A 1759 violin worth an estimated $250,000 was stolen from a home in Massachusetts, and sold to a local pawnshop for $50.
Listening to Mozart could help prevent epileptic children from having seizures, according to new research by the Royal Hospital for Sick Children.
Following Mamma Mia! Here We Go Again’s hugely successful opening weekend at the box office, the soundtrack is set to take the no. 1 spot in the album charts this weekend.
Disaster was averted at the Royal Opera House on Friday when the leading lady’s husband – who was watching in the audience – stepped in when one of the cast had vocal problems.
Oliver Knussen was one of today’s most important composers and conductors. His work includes three symphonies, the instrumental piece Ophelia Dances and two hugely successful children’s operas – Where the Wild Things Are and Higglety Pigglety Pop!
Only last week Knussen was given an honorary doctorate by the Royal Academy of Music, where he was also the Richard Rodney Bennett Professor of Music.
The theremin is a slightly odd instrument, which doesn’t even need to be touched to be played. Here’s how it works: the theremin player stands in front of the instrument, while moving their hands around its two metal antennae. One antenna controls the pitch, while the other determines the volume. Then, electric signals from the theremin are amplified and the sound is projected through a loudspeaker.
In the video, the Da ensemble play on what sound like theremins, but are actually matryomins. Matryomins are one-antenna theremins, which are then inserted into a Matryoshika figure, AKA a Russian doll.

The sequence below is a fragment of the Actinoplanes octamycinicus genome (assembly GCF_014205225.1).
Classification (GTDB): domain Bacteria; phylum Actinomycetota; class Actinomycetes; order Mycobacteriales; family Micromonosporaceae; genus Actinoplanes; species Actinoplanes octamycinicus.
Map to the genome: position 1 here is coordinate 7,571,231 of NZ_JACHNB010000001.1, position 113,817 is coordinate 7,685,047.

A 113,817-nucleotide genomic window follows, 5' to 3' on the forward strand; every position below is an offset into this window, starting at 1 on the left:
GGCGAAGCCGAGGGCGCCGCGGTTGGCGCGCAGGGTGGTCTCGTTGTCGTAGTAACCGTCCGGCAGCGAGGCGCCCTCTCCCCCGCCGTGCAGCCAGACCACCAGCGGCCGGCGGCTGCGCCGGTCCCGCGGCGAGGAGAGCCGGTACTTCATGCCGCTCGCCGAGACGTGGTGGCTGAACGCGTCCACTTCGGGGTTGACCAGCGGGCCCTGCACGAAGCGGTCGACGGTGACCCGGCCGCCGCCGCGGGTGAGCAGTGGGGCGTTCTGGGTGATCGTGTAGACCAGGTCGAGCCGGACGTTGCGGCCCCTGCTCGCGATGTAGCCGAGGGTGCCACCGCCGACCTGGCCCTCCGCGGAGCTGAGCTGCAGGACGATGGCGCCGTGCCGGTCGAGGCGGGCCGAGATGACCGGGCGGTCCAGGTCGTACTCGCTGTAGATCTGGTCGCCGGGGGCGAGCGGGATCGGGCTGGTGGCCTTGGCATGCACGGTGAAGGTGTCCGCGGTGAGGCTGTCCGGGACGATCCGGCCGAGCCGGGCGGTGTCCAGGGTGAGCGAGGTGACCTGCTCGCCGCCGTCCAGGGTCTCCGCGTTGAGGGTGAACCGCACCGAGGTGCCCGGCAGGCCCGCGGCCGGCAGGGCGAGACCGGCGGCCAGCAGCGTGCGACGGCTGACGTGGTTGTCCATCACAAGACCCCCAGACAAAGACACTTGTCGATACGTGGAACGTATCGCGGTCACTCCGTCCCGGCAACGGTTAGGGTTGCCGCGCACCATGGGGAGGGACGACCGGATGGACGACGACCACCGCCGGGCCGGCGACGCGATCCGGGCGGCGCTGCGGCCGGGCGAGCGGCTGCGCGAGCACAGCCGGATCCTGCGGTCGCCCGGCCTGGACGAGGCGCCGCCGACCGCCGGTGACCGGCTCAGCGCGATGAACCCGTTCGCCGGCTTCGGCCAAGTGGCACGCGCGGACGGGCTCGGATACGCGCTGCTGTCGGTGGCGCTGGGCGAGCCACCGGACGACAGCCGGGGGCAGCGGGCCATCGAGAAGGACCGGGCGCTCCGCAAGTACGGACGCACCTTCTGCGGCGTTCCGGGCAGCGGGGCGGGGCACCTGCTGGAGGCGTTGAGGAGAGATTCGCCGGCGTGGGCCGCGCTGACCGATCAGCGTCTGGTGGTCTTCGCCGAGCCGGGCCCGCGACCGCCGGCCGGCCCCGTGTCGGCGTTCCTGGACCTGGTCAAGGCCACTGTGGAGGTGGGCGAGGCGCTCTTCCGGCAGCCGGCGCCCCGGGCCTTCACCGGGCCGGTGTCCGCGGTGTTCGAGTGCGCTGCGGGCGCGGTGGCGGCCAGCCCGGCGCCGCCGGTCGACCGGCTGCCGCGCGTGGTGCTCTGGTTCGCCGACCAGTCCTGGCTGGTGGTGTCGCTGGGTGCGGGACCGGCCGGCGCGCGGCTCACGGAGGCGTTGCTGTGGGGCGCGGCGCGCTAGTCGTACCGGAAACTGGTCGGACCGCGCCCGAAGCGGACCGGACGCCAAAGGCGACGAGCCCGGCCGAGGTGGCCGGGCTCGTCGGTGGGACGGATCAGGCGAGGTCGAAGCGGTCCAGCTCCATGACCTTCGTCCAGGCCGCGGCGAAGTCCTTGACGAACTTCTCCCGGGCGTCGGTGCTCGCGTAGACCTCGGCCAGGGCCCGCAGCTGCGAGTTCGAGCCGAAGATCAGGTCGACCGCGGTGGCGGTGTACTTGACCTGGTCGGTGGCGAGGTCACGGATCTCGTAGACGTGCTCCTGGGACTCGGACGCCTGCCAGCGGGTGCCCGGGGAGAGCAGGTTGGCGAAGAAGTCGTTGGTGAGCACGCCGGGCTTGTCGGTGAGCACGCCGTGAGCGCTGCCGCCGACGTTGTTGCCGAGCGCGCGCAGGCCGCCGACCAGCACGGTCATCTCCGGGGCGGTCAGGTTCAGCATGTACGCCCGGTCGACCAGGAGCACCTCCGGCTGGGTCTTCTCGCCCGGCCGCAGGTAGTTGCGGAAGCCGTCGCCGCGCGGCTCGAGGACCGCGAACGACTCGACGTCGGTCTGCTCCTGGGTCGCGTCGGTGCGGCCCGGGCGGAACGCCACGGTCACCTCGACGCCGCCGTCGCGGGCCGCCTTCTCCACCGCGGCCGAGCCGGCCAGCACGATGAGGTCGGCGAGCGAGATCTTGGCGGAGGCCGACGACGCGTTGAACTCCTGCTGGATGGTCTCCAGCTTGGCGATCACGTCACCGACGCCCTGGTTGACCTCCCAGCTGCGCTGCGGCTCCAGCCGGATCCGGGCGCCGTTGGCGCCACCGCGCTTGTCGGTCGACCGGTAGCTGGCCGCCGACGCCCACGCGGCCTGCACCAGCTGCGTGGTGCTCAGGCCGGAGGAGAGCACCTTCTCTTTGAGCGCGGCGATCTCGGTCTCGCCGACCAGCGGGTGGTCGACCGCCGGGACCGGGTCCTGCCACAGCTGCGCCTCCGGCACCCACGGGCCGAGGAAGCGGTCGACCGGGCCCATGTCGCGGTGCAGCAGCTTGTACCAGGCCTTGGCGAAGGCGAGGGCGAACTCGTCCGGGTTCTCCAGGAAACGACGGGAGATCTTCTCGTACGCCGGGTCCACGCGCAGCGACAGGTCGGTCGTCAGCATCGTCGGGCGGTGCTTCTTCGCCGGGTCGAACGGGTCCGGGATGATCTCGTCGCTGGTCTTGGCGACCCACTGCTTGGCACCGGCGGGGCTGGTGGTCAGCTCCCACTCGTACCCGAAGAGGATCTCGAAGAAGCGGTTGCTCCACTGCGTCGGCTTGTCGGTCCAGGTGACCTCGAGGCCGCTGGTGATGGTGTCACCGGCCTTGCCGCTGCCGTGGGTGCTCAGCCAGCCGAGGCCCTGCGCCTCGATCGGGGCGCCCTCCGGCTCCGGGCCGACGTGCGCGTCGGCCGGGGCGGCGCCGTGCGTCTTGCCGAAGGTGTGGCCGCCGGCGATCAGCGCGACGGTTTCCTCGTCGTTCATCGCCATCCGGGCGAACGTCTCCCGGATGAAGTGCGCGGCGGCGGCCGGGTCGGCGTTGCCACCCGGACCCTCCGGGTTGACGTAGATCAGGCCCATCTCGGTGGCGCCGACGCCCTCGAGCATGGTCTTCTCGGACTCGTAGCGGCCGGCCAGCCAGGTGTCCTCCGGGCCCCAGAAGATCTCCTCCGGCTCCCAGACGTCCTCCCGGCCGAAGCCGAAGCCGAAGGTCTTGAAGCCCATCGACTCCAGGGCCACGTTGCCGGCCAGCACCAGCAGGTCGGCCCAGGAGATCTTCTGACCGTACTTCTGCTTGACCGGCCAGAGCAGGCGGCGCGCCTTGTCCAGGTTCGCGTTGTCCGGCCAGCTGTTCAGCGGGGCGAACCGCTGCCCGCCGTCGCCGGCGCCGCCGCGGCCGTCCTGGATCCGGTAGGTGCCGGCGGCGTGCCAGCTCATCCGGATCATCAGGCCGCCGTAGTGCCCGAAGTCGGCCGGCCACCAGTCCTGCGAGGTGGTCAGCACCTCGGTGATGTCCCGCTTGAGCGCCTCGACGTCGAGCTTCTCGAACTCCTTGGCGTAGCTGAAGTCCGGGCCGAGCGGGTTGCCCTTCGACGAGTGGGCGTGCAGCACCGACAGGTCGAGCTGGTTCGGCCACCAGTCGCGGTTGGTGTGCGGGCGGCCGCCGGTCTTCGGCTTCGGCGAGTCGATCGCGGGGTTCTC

A study published by the Max Planck Institute for Human Cognitive and Brain Sciences (MPI CBS) in January found that musicians who work in the two fields demonstrate substantially different brain activity, even when they’re playing the same music.
The research could help explain why musicians seem to excel in one or other style, and not usually in both.
The Royal Wedding cellist Sheku Kanneh-Mason has shot to the top of the US iTunes pop chart with his album, Inspiration. Saturday’s wedding of the Duke and Duchess of Sussex St George’s Chapel in Windsor was watched by millions around the world, and while all still recover from a weekend of celebrations, an extraordinary classical legacy has emerged.
During the beautiful service that saw Prince Harry marry Meghan Markle, we heard some truly stunning music – but what was it? In the prelude to the ceremony itself, it’s no surprise to see a large quotient of British composers represented, including Elgar, Vaughan Williams and Peter Warlock.
Think of your favourite piece of music, and think about how you might react to it. Did you feel chills, a lump in your throat, or perhaps a tingling sensation on the back of your neck? Then you might have a more unique brain than you think.